Element 14 Micro:Bit Summer of Code Club Challenge 2019

We were very lucky to be selected as winners of Element14’s Micro:Bit Summer Code Club Challenge!

To help us bring coding to our community we received:

The challenges I set myself for this code club were:

  • any age, including adults
  • scalable in both number of participants, and complexity
  • fun!

The final idea:

An electronic puzzle/escape room device.

System Outline

Lock Box

There will be a central “lock box” to which the “lock-master” micro:bit will be connected.
The lock box will be any container that can be secured in such a way that a servo can be used to “unlock”. The box will contain some sort of reward or prize for participants.

It will be programmed to listen on a known radio group.

There will be an admin mode that allows the mentor running the session to adjust the number of puzzle bits being used.

The lock-master awaits messages from the puzzle-bits that indicate they have been solved. When all puzzle bits are solved, the servo is activated and the lock-box unlocked.

Things to Consider

Cheating. The initial code will probably just wait for 5 “unlocked” messages.
This can be enhanced:

  • check the serial number sent from each micro:bit
  • an initial “setup” stage that records the serials of the “allowed” puzzle-bits

Suggestion: leave it open, have a discussion about hacking, let participants try to hack, secure, and hack again :slight_smile:

Puzzle Bits

These are the micro:bits that participants will work with.

They will be provided with a template that includes the steps needed to send the “puzzle solved” message to the lock-master.

Participants then create a puzzle (as simple or as complicated as they like) for a user to solve.

Session Outline

Minimum session time: 2 hours.

  • welcome
  • brief description of micro:bit
  • show maker:code
  • download basic “press button->message” example
    • verify download is working with known good code
  • go over basic loops and logic
    • practice
  • go over displaying messages
    • practice
  • introduce the sensors
    • practice. Potentially limit sensors covered if time is short.
  • Challenge: Come up with a puzzle for a person to solve on your micro:bit
    • introduce template code that sends “solved” message to master
  • Wrap up:
    • swap puzzle-bits with other participants, see if group can unlock the lock box and earn the reward!


  • movement based puzzles (accelerometer, compass)
  • physical inputs (switches, LDR, etc)
  • other sensors
  • connecting to more advanced computers (eg puzzle on Raspberry Pi, BrainPad Arcade, …)


  • location of a cooler full of ice blocks, etc
  • discount coupons to an escape room (working on that for Courtenay.)

MakeItZone Micro:Bit SoCCC 2019 Blog #2 - LockBox/Safe Design

I bounced the LockBox/Safe idea around with a few people of different ages, interests, and skill-sets, and got general agreement that this has potential.

The next step was to design it.

I opted to use Fusion360 to design it in 3D, even though it will be laser-cut out of 3mm birch plywood sheets. I’m learning that the parametric modelling and timeline features are amazingly powerful- especially if you think of the design as a series of programmed geometric operations.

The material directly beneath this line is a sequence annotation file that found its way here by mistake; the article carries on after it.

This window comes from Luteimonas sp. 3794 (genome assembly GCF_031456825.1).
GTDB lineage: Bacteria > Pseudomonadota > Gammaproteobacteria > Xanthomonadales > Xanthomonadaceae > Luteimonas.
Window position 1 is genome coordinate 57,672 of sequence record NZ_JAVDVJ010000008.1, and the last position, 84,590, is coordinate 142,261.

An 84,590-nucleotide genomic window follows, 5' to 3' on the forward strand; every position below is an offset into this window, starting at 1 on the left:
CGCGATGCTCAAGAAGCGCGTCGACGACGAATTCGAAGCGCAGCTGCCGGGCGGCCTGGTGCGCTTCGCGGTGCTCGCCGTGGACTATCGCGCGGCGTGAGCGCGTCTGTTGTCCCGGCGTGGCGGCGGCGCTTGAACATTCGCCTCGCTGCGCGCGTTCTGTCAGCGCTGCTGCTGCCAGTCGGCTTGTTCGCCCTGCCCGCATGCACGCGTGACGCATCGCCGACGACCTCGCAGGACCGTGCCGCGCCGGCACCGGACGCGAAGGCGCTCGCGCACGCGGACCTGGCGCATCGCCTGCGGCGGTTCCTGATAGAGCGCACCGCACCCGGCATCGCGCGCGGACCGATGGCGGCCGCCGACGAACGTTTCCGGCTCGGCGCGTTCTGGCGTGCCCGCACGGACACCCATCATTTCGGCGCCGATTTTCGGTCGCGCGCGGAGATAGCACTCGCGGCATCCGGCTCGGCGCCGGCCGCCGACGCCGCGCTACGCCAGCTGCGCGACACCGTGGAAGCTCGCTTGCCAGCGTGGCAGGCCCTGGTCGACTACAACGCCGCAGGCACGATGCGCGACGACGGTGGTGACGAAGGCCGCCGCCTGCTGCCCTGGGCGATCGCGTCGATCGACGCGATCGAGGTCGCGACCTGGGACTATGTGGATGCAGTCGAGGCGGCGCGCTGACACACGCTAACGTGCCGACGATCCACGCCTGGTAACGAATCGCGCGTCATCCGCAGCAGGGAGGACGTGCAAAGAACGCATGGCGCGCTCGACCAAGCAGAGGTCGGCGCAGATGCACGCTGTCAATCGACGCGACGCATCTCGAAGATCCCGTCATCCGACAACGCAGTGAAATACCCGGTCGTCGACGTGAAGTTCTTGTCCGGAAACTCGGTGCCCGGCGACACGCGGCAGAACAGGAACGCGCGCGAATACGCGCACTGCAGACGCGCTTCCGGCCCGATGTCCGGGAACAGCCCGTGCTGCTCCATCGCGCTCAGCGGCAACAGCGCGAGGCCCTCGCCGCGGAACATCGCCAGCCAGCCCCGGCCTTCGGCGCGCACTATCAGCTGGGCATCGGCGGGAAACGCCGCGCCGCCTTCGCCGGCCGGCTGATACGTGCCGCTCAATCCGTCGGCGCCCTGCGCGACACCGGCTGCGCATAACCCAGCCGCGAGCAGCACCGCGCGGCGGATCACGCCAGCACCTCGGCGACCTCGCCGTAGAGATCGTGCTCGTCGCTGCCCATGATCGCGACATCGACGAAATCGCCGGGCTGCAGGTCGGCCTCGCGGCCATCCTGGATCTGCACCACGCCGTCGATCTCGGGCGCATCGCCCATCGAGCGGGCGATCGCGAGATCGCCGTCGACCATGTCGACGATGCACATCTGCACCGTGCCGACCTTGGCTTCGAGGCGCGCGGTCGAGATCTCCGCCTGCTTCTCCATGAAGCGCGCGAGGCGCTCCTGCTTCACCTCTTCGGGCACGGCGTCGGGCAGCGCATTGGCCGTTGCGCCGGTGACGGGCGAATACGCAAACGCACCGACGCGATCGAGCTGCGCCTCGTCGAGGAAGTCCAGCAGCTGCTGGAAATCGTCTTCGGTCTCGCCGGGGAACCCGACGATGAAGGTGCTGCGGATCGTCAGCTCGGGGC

However, there are two caveats/“Gotcha’s” that regularly catch me up:

  1. Rolling the timeline back to a feature, editing it, breaking later steps, and not noticing the yellow exclamation marks that appear on the timeline. These indicate that your design ‘program’ is ‘not compiling’. Unfortunately for me, Fusion360 will try and use cached data from before I broke the design. I have to diligently keep checking for these issues. I would like to have these more prominently highlighted in the UI.
  2. You can set up a table of parameters (eg sheet_thickness) and base your design on these variables. Change one, and if your design is well built, the final geometry will magically update correctly. However you can’t keep the parameter table window on screen as you edit, nor can they be shared across sub-assemblies/designs. To help with the later I use the ParameterIO add-on.

I modelled the door as a sub-assembly and then imported it into the final fully assembled model.

As a rendering it looks something like this:

The box on the left of the door is the AAA battery pack for the MicroBit. The servo is mounted on the inside of the door, with the circle-with-a-side-chopped-off latch attached to a servo horn. Hidden in this view is a cutout to run the servo wires from the inside to the MicroBit, and mounting holes for bolts to run through the door and attach the MicroBit. The servo can be attached to power and Pin 0 by soldering or looping under a mounting bolt. The MicroBit is on the outside of the LockBox so it can be configured, reset, and so the screen can display status messages.

Next step is to export the flat surfaces into SVG files ready for laser cutting. I’ve found the Shaper Utilities addin to be the most reliable way to do this.

The SVG files are then imported into Inkscape where the final required tweaks were made to match our laser cutter’s requirements.

The parts were cut and packed, ready for our trip to Hornby Island and a session at a new Makerspace- the Hornby Island Spark.